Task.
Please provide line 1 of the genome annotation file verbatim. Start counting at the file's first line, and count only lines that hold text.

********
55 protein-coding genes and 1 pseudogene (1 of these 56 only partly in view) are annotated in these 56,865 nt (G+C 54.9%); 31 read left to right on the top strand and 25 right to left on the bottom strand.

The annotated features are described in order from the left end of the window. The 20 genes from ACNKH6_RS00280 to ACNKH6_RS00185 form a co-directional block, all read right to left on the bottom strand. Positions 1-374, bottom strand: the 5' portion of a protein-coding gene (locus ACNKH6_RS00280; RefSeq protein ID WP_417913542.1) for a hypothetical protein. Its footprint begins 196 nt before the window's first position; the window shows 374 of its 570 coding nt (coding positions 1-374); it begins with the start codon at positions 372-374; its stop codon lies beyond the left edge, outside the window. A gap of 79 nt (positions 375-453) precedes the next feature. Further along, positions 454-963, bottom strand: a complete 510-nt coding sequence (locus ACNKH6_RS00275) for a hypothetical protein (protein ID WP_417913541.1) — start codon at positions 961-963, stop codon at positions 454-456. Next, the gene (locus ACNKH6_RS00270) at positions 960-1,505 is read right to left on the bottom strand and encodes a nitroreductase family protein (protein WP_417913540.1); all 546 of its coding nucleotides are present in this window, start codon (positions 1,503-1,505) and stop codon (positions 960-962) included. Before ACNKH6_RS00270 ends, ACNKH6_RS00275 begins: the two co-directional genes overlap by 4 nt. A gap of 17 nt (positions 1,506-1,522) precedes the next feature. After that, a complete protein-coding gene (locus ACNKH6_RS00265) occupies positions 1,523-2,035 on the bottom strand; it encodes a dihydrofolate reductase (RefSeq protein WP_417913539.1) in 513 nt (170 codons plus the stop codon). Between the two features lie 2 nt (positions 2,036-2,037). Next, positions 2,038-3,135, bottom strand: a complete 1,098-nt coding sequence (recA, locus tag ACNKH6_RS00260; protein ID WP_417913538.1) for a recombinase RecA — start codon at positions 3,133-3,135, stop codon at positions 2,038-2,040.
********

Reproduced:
55 protein-coding genes and 1 pseudogene (1 of these 56 only partly in view) are annotated in these 56,865 nt (G+C 54.9%); 31 read left to right on the top strand and 25 right to left on the bottom strand.